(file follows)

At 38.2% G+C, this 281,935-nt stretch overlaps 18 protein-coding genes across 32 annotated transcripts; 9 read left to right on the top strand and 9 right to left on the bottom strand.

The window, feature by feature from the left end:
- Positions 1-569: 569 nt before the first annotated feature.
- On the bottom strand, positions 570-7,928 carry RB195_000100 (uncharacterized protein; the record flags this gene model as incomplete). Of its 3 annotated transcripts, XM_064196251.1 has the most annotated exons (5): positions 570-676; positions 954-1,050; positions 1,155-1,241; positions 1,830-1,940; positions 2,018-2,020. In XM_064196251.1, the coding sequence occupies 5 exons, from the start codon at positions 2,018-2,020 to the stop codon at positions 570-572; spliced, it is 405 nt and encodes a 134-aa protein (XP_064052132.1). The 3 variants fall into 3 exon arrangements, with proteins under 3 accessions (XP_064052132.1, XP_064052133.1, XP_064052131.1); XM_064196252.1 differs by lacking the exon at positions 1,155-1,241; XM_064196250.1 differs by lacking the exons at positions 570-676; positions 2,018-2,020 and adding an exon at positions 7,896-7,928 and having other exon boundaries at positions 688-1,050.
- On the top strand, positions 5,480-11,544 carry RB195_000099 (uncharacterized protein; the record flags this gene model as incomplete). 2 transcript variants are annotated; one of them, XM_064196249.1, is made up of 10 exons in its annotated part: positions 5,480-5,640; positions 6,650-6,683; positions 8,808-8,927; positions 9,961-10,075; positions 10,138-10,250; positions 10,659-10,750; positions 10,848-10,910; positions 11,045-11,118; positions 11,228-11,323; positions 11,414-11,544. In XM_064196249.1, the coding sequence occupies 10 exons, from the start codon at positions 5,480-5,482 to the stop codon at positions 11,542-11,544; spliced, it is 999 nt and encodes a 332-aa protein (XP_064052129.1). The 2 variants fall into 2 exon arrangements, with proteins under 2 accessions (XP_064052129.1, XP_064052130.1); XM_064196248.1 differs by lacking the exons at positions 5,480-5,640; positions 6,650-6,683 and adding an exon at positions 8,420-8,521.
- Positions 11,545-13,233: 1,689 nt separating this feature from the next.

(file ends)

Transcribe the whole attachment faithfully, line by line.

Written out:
At 38.2% G+C, this 281,935-nt stretch overlaps 18 protein-coding genes across 32 annotated transcripts; 9 read left to right on the top strand and 9 right to left on the bottom strand.

The window, feature by feature from the left end:
- Positions 1-569: 569 nt before the first annotated feature.
- On the bottom strand, positions 570-7,928 carry RB195_000100 (uncharacterized protein; the record flags this gene model as incomplete). Of its 3 annotated transcripts, XM_064196251.1 has the most annotated exons (5): positions 570-676; positions 954-1,050; positions 1,155-1,241; positions 1,830-1,940; positions 2,018-2,020. In XM_064196251.1, the coding sequence occupies 5 exons, from the start codon at positions 2,018-2,020 to the stop codon at positions 570-572; spliced, it is 405 nt and encodes a 134-aa protein (XP_064052132.1). The 3 variants fall into 3 exon arrangements, with proteins under 3 accessions (XP_064052132.1, XP_064052133.1, XP_064052131.1); XM_064196252.1 differs by lacking the exon at positions 1,155-1,241; XM_064196250.1 differs by lacking the exons at positions 570-676; positions 2,018-2,020 and adding an exon at positions 7,896-7,928 and having other exon boundaries at positions 688-1,050.
- On the top strand, positions 5,480-11,544 carry RB195_000099 (uncharacterized protein; the record flags this gene model as incomplete). 2 transcript variants are annotated; one of them, XM_064196249.1, is made up of 10 exons in its annotated part: positions 5,480-5,640; positions 6,650-6,683; positions 8,808-8,927; positions 9,961-10,075; positions 10,138-10,250; positions 10,659-10,750; positions 10,848-10,910; positions 11,045-11,118; positions 11,228-11,323; positions 11,414-11,544. In XM_064196249.1, the coding sequence occupies 10 exons, from the start codon at positions 5,480-5,482 to the stop codon at positions 11,542-11,544; spliced, it is 999 nt and encodes a 332-aa protein (XP_064052129.1). The 2 variants fall into 2 exon arrangements, with proteins under 2 accessions (XP_064052129.1, XP_064052130.1); XM_064196248.1 differs by lacking the exons at positions 5,480-5,640; positions 6,650-6,683 and adding an exon at positions 8,420-8,521.
- Positions 11,545-13,233: 1,689 nt separating this feature from the next.